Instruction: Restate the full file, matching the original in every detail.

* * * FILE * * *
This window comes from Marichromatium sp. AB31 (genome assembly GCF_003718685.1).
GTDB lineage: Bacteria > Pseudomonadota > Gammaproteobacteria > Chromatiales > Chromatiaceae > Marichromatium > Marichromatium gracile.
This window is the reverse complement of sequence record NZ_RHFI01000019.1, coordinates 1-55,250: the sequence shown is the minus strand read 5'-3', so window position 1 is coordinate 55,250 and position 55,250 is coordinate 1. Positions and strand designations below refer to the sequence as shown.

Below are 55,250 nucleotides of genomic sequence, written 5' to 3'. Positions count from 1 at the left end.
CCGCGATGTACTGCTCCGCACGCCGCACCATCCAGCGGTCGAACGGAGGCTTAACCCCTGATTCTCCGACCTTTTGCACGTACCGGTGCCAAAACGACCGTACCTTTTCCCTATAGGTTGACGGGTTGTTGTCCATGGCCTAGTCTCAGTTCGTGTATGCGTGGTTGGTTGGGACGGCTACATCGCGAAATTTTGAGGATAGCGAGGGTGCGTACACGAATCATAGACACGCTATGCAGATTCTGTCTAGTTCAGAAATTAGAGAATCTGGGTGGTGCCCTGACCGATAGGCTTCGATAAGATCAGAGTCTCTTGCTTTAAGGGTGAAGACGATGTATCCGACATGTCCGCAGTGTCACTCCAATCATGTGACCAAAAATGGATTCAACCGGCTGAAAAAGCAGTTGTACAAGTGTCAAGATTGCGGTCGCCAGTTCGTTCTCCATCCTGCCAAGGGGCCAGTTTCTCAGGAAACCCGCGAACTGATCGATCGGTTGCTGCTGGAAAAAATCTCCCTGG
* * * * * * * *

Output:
This window comes from Marichromatium sp. AB31 (genome assembly GCF_003718685.1).
GTDB lineage: Bacteria > Pseudomonadota > Gammaproteobacteria > Chromatiales > Chromatiaceae > Marichromatium > Marichromatium gracile.
This window is the reverse complement of sequence record NZ_RHFI01000019.1, coordinates 1-55,250: the sequence shown is the minus strand read 5'-3', so window position 1 is coordinate 55,250 and position 55,250 is coordinate 1. Positions and strand designations below refer to the sequence as shown.

Below are 55,250 nucleotides of genomic sequence, written 5' to 3'. Positions count from 1 at the left end.
CCGCGATGTACTGCTCCGCACGCCGCACCATCCAGCGGTCGAACGGAGGCTTAACCCCTGATTCTCCGACCTTTTGCACGTACCGGTGCCAAAACGACCGTACCTTTTCCCTATAGGTTGACGGGTTGTTGTCCATGGCCTAGTCTCAGTTCGTGTATGCGTGGTTGGTTGGGACGGCTACATCGCGAAATTTTGAGGATAGCGAGGGTGCGTACACGAATCATAGACACGCTATGCAGATTCTGTCTAGTTCAGAAATTAGAGAATCTGGGTGGTGCCCTGACCGATAGGCTTCGATAAGATCAGAGTCTCTTGCTTTAAGGGTGAAGACGATGTATCCGACATGTCCGCAGTGTCACTCCAATCATGTGACCAAAAATGGATTCAACCGGCTGAAAAAGCAGTTGTACAAGTGTCAAGATTGCGGTCGCCAGTTCGTTCTCCATCCTGCCAAGGGGCCAGTTTCTCAGGAAACCCGCGAACTGATCGATCGGTTGCTGCTGGAAAAAATCTCCCTGG